Title: Darkness, Be My Friend
Author: John Marsden
Series: Tomorrow, #4
Format: Paperback, owned
My rating: 4 / 5
Their country ravaged. Their families taken. Their solution - fight.
After the trauma of the invasion and the pain of their tragic losses, Ellie and her friends have finally found sanctuary.
But after five months away, they are called upon to return to the fight.
The gang have got used to feeling safe. They've suffered enough. And Ellie is sick with fear at the thought of returning to combat.
But sometimes there's only one answer: We're going back.
-- As seen on Goodreads
I have this little aversion to buying more than one book in a series at a time. What if I end up with, for example, books two, three and four, but I don’t like one of them? Chances are I’ll dislike the next one just as much. Well, I bought books three and four in the Tomorrow series shortly after I finished the second book and I had such high hopes of loving both of them just as much as I loved the first two. I was so disappointed with book three, The Third Day, The Frost, and I didn’t feel like it lived up to the first two books, and I put off reading Darkness, Be My Friend for over six months! I am so glad I actually gave this book a chance as I really enjoyed it and it exceeded my expectations.
There is a noticeable difference in the atmosphere in comparison to my memories of book three. It focuses more on the psychological and emotional affects that the previous three books have had on the characters. Ellie, our main character and narrator, is more retrospective than she was before. Her narration is sprinkled with reminiscing about life before the war, and it reminds us that these characters are just kids that happened to escape the initial invasion, and still struggle against massive odds for their survival and freedom. They want to be reunited with their families. They want their country back.
If you read the blurb above, you’ll have a pretty good idea that this book will include the friends returning to Australia from New Zealand. They’ve grown up in Wirrawee, and they know the area like the backs of their hands, and in a way, they have been recruited as local guides to quickly and stealthily lead a small group of New Zealand soldiers into the main war zone, who have the task of eliminating the recently established enemy military airport.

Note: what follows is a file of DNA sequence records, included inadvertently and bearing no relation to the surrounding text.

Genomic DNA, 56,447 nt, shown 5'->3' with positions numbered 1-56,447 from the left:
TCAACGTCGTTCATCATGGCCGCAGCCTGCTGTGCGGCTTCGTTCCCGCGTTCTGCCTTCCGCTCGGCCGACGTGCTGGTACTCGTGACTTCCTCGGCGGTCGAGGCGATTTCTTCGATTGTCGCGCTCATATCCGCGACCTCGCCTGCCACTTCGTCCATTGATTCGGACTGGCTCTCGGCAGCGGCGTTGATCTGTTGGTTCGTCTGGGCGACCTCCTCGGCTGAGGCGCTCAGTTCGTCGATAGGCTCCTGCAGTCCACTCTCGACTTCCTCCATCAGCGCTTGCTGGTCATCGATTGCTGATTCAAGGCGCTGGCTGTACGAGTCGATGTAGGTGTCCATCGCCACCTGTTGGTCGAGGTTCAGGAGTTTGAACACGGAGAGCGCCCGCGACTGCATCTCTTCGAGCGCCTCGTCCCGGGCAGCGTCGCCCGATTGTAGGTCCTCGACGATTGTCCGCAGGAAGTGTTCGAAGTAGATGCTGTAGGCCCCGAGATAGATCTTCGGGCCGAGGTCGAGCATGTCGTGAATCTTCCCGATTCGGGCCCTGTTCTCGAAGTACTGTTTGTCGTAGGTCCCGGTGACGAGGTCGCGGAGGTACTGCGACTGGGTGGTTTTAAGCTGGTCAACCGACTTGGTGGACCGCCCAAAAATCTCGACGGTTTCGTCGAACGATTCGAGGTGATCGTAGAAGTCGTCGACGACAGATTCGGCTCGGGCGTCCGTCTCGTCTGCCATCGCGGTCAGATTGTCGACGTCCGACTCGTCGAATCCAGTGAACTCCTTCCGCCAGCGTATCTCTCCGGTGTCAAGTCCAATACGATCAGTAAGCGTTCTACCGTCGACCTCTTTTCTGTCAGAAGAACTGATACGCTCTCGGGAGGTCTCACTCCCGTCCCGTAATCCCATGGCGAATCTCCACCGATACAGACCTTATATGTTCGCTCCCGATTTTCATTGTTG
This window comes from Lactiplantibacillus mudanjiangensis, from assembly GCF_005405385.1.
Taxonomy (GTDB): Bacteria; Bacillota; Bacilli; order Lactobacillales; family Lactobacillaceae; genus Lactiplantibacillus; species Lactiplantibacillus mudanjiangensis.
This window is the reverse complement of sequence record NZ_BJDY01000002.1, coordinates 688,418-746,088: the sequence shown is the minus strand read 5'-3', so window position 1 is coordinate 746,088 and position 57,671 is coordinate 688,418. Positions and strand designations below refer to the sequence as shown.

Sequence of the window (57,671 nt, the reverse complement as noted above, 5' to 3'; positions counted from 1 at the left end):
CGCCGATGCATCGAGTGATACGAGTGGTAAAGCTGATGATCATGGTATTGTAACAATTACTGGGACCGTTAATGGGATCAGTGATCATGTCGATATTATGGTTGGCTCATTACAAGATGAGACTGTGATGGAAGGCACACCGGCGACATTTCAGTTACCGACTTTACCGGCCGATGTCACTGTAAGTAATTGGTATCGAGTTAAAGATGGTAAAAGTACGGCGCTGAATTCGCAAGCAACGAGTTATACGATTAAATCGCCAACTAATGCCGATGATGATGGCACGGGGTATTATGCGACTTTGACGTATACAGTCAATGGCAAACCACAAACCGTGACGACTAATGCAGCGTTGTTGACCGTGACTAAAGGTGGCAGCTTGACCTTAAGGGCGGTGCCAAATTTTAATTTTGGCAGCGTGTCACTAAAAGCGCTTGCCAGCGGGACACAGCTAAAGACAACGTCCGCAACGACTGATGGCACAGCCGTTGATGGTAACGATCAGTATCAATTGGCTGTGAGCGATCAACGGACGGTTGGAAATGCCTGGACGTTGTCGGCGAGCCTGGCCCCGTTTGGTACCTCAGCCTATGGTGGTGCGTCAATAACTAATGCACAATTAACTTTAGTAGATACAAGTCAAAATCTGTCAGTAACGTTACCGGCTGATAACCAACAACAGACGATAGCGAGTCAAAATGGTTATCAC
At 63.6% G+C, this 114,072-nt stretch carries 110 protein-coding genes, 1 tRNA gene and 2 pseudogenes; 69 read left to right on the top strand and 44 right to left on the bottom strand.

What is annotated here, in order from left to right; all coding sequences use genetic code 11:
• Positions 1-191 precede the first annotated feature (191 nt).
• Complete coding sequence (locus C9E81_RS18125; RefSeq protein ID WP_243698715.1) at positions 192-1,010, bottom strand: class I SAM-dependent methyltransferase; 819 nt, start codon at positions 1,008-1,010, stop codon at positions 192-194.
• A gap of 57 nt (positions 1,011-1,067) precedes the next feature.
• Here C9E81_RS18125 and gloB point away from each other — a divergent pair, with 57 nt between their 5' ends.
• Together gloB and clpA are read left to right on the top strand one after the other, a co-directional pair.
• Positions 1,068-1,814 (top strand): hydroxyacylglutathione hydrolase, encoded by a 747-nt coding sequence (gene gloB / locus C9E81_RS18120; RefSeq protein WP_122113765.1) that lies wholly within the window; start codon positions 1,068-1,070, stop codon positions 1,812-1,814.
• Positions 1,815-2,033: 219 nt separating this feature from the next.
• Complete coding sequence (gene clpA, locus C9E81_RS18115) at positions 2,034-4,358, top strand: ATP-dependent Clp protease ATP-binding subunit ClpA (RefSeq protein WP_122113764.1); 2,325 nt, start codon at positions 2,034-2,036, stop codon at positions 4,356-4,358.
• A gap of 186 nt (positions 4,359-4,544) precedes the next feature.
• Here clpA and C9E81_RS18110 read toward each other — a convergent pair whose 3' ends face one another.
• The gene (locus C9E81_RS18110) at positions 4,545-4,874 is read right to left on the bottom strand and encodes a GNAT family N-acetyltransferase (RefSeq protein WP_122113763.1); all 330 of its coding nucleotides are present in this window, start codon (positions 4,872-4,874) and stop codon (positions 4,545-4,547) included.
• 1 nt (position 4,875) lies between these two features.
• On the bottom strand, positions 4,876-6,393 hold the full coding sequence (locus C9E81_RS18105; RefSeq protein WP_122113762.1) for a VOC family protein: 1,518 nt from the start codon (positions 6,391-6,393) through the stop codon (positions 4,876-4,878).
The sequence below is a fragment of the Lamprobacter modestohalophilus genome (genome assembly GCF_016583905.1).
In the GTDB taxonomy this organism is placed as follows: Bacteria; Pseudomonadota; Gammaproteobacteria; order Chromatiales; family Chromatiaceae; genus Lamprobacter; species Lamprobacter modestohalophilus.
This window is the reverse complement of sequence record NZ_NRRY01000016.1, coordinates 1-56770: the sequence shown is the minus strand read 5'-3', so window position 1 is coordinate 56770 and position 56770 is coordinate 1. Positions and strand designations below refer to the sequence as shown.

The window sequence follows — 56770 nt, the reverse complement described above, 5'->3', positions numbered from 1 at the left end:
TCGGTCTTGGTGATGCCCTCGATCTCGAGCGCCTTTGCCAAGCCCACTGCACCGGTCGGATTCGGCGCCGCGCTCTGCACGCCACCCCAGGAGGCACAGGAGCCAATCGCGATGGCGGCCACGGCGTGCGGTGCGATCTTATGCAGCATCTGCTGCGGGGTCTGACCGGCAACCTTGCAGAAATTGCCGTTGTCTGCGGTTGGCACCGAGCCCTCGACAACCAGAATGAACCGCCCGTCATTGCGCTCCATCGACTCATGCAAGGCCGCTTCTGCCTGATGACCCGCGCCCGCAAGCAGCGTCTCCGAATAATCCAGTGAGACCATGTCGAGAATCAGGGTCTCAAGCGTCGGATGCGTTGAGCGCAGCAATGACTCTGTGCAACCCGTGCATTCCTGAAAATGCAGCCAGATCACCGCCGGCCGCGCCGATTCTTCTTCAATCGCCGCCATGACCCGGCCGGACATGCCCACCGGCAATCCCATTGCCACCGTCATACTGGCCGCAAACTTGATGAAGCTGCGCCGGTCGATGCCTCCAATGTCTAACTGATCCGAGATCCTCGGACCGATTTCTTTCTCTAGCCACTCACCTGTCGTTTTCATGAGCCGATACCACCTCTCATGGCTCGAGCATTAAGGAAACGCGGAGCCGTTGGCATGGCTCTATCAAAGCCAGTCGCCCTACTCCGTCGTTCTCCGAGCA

For me, one of the things I love most about the Tomorrow series is the bond that has developed between Ellie, Lee, Kevin, Homer and Fee. There was a five month break between events in book three and four, and their bond has grown even stronger in this time. I feel it’s realistically portrayed, and their loyalty to each other – even when they don’t always get along – binds them together no matter what. This series is one of the few Young Adult series I’ve read that talks about love and sex openly and quite honestly. It doesn’t ignore the elephant in the room, and I really think more YA books and series would benefit from taking this example on board.
I like that the series is continuing on with Ellie’s narration – I’d hate a POV switch at this stage. She has changed a lot from who she was in the first book. I felt that I connected with the characters more, and I like Ellie a lot more now than I did previously. I managed to empathise with her and understand the pressures she is under, and the pressure she ultimately puts on herself. Seeing Ellie open up a bit more about life before the war gave her a much needed human side. I had a little issue with her being a bit too distant in the past, and it was so nice to see the less than fearless side to her character open up.
All the characters have lost so much in the war, yet they still manage to stick together and encourage each other to keep going, and fight back. I felt like I was more invested in the story this time. It isn’t as action packed as the previous books, and I guess this could be seen as a negative. But to me, I think the series would have become unrealistic if the same pace of attack was kept up in this book. I enjoyed connecting with the characters in Darkness, Be My Friend, and seeing that things don’t always work out the way we want them to, confirms in my mind just how heart-breaking yet poignantly realistic this series is.